Something I’m hearing more and more often is that customers want to use their mobile phones as their primary handset in the office, connected to their office phone system. While this integration has been available for quite some time, there seems to be heightened interest as more people talk about BYOD and the “consumerisation” of IT.
These are trends that must rank just behind Cloud as one of the biggest talking points of the year for CIOs, analysts and the IT press. For those unfamiliar with the term, the consumerisation of IT refers to the growing reliance on mobile devices, true public cloud services and social media for business use. BYOD – bring your own device – is a massive part of this, and relates specifically to the steady (and often stealthy) introduction of personal mobile devices (a label which, by the way, includes tablets and laptops as well as mobile phones) into the work place.
It’s something that’s happening within companies of all sizes, from SMEs, to multi national enterprises and everywhere in the vast space between. There’s a multitude of reasons why – common examples include where savvy users are finding company-provided devices to be too prohibitive or locked down, or the budget isn’t there in the first place. Perhaps they simply prefer using their iPhone to the Blackberry or the Nokia 3210 that they were given when they joined the company, and is still going strong (or would be, if it wasn’t at the bottom of their desk drawer!).
The bottom line is that ultimately, users have greater experience with these types of devices from their personal lives and are using this to decide which devices they use at work. IT departments need to decide whether to fight this movement, and risk that some users will disregard the policy anyway (which in turn could lead to lack of security) or to encourage it.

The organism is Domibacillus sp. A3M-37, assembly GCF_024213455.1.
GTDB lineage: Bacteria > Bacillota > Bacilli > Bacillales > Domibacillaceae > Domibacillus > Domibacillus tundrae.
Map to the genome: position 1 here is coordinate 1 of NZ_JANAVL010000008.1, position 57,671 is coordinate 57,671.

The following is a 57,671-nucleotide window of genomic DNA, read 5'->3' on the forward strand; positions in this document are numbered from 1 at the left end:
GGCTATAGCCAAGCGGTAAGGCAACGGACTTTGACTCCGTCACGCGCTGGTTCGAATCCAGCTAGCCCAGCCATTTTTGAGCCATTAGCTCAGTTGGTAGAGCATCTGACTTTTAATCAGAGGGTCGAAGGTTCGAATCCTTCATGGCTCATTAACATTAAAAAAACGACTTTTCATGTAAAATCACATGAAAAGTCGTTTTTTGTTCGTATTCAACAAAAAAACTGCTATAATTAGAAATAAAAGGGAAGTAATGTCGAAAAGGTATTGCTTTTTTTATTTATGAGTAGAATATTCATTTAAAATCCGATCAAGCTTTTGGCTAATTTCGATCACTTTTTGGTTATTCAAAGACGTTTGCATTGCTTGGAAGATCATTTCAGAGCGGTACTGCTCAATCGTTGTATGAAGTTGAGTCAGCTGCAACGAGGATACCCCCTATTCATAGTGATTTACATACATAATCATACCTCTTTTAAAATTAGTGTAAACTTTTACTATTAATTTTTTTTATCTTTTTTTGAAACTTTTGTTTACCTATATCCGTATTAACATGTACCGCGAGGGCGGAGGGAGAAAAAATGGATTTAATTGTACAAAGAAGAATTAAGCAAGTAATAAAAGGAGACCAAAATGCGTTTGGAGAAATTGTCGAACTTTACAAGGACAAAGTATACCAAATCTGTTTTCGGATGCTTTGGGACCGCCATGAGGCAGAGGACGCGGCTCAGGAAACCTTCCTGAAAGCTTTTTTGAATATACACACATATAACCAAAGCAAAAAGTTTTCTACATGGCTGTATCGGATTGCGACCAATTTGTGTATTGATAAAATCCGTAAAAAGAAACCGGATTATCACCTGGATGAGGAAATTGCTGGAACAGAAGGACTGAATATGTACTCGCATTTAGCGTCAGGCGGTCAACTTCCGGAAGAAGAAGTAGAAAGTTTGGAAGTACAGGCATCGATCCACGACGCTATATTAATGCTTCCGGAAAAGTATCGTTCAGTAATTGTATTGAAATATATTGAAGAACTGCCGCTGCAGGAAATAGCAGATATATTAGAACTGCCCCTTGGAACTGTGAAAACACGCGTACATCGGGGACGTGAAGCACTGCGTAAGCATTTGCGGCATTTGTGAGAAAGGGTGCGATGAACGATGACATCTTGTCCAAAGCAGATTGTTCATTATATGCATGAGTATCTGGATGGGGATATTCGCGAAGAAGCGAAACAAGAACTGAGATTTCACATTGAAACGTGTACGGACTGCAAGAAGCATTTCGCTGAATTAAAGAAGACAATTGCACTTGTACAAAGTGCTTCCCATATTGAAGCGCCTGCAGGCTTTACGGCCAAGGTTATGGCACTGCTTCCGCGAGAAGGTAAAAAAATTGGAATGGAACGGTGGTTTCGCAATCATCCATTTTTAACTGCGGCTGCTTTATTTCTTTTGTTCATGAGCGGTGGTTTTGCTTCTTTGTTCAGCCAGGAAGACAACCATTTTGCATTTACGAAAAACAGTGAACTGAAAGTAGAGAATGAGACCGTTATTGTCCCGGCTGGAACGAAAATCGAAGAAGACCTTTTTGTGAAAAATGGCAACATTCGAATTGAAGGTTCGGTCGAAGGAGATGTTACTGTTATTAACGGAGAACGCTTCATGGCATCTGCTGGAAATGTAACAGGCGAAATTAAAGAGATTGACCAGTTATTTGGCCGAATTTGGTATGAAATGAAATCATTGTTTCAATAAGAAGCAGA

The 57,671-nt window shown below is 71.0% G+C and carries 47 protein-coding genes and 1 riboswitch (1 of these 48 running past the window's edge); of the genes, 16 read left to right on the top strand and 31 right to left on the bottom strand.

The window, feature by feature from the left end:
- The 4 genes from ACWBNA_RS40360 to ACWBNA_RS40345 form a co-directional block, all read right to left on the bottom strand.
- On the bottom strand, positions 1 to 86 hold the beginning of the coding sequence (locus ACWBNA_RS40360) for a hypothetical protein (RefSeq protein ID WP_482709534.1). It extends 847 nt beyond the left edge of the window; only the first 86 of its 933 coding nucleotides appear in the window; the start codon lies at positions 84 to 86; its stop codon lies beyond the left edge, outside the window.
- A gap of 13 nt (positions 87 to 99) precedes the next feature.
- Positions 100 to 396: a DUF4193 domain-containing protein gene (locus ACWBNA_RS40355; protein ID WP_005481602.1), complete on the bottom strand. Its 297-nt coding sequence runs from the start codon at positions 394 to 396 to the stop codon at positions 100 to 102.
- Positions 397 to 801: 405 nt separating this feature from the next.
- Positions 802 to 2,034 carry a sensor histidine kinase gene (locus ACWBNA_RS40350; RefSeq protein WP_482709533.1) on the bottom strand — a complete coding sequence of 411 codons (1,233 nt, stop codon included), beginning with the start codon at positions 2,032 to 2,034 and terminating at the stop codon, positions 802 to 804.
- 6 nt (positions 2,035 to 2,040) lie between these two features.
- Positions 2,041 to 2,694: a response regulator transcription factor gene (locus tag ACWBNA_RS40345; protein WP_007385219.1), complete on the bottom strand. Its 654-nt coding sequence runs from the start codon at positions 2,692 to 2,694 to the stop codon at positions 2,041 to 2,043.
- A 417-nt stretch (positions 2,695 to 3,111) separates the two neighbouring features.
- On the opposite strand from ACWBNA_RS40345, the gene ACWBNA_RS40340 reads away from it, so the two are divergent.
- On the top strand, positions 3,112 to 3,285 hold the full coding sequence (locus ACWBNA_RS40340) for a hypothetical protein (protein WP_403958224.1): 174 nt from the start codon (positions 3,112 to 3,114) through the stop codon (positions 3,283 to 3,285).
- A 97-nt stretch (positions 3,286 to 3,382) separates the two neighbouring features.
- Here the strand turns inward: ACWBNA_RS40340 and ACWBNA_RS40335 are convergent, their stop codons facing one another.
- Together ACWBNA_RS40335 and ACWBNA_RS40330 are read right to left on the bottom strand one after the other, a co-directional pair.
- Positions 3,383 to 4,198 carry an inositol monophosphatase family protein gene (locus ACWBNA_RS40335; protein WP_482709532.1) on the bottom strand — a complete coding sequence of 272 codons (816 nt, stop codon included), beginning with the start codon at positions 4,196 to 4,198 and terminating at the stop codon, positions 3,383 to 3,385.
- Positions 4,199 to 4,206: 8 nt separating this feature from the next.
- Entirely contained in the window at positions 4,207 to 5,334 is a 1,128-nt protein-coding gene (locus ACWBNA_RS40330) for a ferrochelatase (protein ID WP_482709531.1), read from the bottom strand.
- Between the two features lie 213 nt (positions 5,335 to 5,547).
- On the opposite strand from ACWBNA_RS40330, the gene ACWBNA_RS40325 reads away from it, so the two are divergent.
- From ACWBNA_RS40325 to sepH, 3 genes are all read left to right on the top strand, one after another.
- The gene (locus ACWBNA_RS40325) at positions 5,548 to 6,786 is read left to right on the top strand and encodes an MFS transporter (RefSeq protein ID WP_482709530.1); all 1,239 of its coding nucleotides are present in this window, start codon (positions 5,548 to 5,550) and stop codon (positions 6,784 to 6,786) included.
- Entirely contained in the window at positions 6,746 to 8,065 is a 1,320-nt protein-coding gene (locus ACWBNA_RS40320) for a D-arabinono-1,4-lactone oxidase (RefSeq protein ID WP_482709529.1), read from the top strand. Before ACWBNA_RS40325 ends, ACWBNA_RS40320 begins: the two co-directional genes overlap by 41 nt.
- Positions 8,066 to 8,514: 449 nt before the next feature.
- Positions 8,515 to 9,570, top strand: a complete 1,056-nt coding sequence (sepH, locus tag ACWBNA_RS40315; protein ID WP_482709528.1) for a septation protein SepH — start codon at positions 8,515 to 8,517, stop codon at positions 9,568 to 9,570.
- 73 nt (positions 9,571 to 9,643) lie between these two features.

Fortunately, open standards and SIP have taken away many of the technical barriers to encouraging BYOD. They’ve meant that compatibility with a range of mobile phones and tablets is possible, and it’s not just a case of the company needing to provide a certain model or brand, on a certain firmware version to all employees.
That said, however, policies around security, data ownership, best practice/behavioural policy and reimbursement will still need to be developed so the adoption of BYOD isn’t always an obvious choice to make. So what does this mean for the humble desk phone? Is BYOD sure to dominate, and make it extinct? My feeling is that there will always be users and environments where a desk phone makes sense – but it’s important that handset vendors continue to innovate if they’re to remain relevant.
We’re pleased to see that many vendors are demonstrating their commitment to this with some really quite innovative developments. Recently, we’ve been very impressed with Polycom’s new VVX 500 (check out our CEO’s first impressions at this blog post) and we’re also looking forward to Yealink’s new affordable video phone, the VP530, which should be available in the coming months.
So, what do you think? Is the desk phone dying a death? Will it prevail, or merely persevere? And how do you feel about the prospect of saying goodbye to clunky kit on the counter?